Patrick O'Donoghue (bishop)

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For other people with the same name, see Patrick O'Donoghue.
The Right Reverend
Patrick O'Donoghue
Bishop emeritus of Lancaster
Church Roman Catholic Church
Province Liverpool
Diocese Lancaster
Appointed 5 June 2001
Installed 4 July 2001
Term ended 1 May 2009
Predecessor John Brewer
Successor Michael Campbell
Orders
Ordination 25 May 1967
Consecration 29 June 1993
by Cardinal Basil Hume
Personal details
Born (1934-05-04) 4 May 1934 (age 82)
Mourne Abbey, County Cork, Ireland
Denomination Roman Catholic
Parents Daniel and Sheila O'Donoghue
Previous post Auxiliary Bishop of Westminster

Patrick O'Donoghue (born 4 May 1934) is a retired Roman Catholic prelate who served as the fifth Bishop of Lancaster, from 2001 to 2009.[1][2]

Early life[edit]

He was born in the small parish of Mourne Abbey in County Cork, Ireland on 4 May 1934, one of five children of farmers Daniel and Sheila O'Donoghue. O'Donoghue came to Britain in 1959 to train for the priesthood first at Campion House, Osterley, Middlesex, then from 1961-67 at Allen Hall seminary when it was at St Edmund's, Ware. He was ordained to the priesthood for the Archdiocese of Westminster in England on 25 May 1967.[1][2]

Episcopal career[edit]

He was appointed an Auxiliary Bishop of Westminster and Titular Bishop of Tulana on 18 May 1993.[1][2] His consecration to the episcopate took place on 29 June 1993, the principal consecrator was Basil Hume, Cardinal-Archbishop of Westminster and the principal co-consecrators were John Patrick Crowley, Bishop of Middlesbrough and Patrick Joseph Casey, Bishop Emeritus of Brentwood.[1][2]

Following of the sudden death of John Brewer while in office,[3] O'Donoghue was appointed the Bishop of Lancaster on 5 June 2001, and installed at St Peter's Cathedral, Lancaster on 4 July 2001.[1][2] His portrait was painted for Westminster Cathedral in 2002 by Christian Furr.[4]

Diocesan situation[edit]

In recent years he has led a major diocesan review of the diocese called Fit for Mission? to prepare the diocese for the future with fewer priests and practising Catholics and attempting to encourage all Catholics to be more missionary-focussed.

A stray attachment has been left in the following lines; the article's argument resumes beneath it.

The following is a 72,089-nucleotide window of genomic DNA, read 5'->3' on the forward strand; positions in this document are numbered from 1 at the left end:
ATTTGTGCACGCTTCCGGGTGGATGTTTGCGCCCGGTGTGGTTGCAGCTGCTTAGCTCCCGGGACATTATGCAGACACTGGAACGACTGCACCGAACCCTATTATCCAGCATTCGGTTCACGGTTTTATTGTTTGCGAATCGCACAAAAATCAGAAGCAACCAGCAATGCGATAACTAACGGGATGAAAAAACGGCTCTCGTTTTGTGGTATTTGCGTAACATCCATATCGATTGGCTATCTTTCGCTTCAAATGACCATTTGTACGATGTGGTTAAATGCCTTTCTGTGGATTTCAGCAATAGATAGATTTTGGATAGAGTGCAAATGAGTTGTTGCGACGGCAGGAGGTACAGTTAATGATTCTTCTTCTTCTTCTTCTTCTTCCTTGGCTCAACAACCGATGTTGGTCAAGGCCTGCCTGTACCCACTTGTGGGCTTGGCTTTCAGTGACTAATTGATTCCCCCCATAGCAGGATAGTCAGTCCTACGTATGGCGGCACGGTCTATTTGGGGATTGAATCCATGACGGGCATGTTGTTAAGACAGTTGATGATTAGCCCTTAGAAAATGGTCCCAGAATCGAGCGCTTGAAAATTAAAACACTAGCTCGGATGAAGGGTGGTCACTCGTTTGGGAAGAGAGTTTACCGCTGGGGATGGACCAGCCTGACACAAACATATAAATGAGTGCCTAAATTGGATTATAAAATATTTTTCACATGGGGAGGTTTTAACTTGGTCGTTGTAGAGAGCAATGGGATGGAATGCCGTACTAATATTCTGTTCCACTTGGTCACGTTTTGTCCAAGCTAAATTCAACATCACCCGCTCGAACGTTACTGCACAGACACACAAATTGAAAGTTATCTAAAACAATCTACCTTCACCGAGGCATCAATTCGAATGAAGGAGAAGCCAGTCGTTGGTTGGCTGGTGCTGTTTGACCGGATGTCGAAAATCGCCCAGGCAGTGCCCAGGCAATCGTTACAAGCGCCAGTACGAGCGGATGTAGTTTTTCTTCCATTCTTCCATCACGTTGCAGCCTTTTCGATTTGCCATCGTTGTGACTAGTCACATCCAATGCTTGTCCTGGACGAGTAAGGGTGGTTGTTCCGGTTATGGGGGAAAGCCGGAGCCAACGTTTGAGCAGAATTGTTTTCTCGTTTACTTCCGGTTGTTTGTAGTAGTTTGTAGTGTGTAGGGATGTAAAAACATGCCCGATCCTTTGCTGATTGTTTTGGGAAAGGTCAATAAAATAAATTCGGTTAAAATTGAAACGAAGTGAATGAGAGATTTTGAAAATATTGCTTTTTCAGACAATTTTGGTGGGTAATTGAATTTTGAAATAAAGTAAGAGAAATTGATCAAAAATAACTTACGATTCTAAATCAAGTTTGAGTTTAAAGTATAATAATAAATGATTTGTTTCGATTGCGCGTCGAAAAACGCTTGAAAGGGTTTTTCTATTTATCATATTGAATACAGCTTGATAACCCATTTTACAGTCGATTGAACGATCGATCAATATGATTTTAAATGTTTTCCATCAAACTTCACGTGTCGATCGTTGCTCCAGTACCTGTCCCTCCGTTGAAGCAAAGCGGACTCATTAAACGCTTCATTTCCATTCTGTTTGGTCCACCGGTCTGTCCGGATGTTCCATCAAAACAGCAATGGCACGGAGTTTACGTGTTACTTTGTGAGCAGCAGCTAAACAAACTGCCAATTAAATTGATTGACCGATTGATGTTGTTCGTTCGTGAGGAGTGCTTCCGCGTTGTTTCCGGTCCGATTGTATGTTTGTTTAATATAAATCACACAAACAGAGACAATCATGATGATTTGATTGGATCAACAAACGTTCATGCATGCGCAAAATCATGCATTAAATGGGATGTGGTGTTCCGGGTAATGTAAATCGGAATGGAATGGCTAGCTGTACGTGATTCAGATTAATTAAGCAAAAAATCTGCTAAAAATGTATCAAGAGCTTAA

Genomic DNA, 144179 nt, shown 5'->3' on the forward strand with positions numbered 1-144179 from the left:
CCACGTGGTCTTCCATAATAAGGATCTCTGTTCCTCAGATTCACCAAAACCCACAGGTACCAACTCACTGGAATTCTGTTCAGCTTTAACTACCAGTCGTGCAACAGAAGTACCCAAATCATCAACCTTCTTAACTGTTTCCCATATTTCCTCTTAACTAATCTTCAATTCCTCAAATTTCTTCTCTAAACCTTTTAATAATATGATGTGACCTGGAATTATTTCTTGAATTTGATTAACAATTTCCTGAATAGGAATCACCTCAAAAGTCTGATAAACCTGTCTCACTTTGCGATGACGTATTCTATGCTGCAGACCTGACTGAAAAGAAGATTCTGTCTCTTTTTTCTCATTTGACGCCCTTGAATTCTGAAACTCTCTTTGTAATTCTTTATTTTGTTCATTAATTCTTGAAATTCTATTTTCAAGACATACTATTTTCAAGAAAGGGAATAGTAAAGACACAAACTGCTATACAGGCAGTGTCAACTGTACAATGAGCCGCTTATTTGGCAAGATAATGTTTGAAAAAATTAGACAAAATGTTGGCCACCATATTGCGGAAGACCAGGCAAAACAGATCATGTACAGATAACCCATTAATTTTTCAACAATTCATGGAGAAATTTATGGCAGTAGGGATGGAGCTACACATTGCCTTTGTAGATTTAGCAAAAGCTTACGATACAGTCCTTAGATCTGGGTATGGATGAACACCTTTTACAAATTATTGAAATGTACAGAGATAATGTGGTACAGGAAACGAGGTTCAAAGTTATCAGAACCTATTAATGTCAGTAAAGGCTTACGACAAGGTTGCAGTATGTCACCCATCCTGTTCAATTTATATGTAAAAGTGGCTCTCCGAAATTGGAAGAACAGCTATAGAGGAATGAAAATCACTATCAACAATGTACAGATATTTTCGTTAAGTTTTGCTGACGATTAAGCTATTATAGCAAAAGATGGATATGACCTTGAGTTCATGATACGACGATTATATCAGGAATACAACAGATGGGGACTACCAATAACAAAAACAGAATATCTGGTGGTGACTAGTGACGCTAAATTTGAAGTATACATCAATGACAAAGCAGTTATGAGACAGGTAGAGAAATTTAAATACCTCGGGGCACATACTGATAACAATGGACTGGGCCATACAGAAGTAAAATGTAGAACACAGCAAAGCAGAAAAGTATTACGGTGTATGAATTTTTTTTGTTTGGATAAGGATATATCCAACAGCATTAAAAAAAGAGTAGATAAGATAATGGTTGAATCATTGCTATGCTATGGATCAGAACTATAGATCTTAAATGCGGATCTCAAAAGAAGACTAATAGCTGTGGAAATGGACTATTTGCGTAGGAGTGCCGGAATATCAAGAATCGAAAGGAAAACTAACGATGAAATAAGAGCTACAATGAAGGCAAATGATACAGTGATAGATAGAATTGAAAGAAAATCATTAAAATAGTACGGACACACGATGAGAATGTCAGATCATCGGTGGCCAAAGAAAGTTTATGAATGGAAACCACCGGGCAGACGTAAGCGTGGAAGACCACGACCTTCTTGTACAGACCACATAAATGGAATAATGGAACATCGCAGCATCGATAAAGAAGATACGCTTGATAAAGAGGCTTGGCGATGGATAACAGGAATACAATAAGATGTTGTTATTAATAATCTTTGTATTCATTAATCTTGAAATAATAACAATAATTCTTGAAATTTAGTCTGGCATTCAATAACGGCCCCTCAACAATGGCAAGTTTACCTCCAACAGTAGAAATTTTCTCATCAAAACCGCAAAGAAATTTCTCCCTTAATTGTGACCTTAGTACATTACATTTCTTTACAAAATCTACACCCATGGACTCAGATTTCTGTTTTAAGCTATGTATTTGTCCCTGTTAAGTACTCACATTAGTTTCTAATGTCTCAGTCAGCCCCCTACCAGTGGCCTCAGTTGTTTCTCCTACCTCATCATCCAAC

Catholic schools[edit]

In November 2007, he brought out his teaching document on Catholic education, Fit for Mission? - Schools. Hailed in the Catholic press as 'groundbreaking' and 'courageous', it was also praised by the Holy See. The Congregation for Clergy 'hopes it will become an example for other Dioceses in the country in their implementation of the General Directory for Catechesis and the Catechism of the Catholic Church', and the Congregation for Catholic Education wrote, it will undoubtedly be a reliable resource for renewing the vitality of Catholic Education in today's society.

O'Donoghue was an opponent of attempts to secularise the culture of Catholic schools in the Diocese of Lancaster. For instance, he gave instructions to the schools to halt promotion of contraceptives, remove anti-Catholic books from their libraries and prevent the presentation of ideas contrary to the Catholic Church's official teaching. Some secularist critics, such as Barry Sheerman, a Labour MP and Steve Sinnott of the National Union of Teachers attacked him for his advocation of a Catholic education in Catholic schools.[5]

Catholic Caring Services[edit]

In October 2008 he came into direct conflict with trustees of the local Catholic-founded adoption agency, Catholic Caring Services (CCS), which was attempting to enact homosexual adoption contrary to Church teachings, following the UK government's Sexual Orientation Regulations.[6] In a letter to the agency he threatened them with eviction from church property, warned that he would sue the CCS for money left in wills by Catholics to the agency if they did not change their stance within one week, threatened to inform the Charities Commission that the organisation was no longer Catholic, and would break its link with the Lancaster diocese:

I find it unthinkable, indeed heart-breaking, that Catholic Caring Services, so linked to the Catholic Church since its inception, would abandon its position and capitulate to recent same-sex adoption legislation.

Retirement[edit]

O'Donoghue retired on 1 May 2009, with a special Mass at St Peter's Cathedral, Lancaster, and assumed the title Bishop Emeritus of Lancaster.[1] He left the Diocese of Lancaster on 29 May 2009 and retired as an assistant priest to the parish of Bantry on the west coast of County Cork, Ireland.

References[edit]

  1. ^ a b c d e f "Bishop Patrick O'Donoghue". Catholic-Hierarchy.org. David M. Cheney. Retrieved 13 June 2011. 
  2. ^ a b c d e "O'Donoghue, Patrick - Retired Bishops". Catholic Church in England and Wales. Retrieved 4 February 2010. 
  3. ^ "Bishop John Brewer". Catholic-Hierarchy.org. David M. Cheney. Retrieved 13 June 2011. 
  4. ^ Christian Furr – Biography. Retrieved on 13 June 2001.
  5. ^ Asthana, Anushka (30 December 2007). "MPs challenge 'doctrinaire' bishops". The Observer. Retrieved 4 February 2010. 
  6. ^ "Church leader in gay adoption row". BBC. 6 October 2008. Retrieved 4 February 2010. 
Religious titles
Preceded by
John Brewer
Bishop of Lancaster
2001–2009
Succeeded by
Michael Gregory Campbell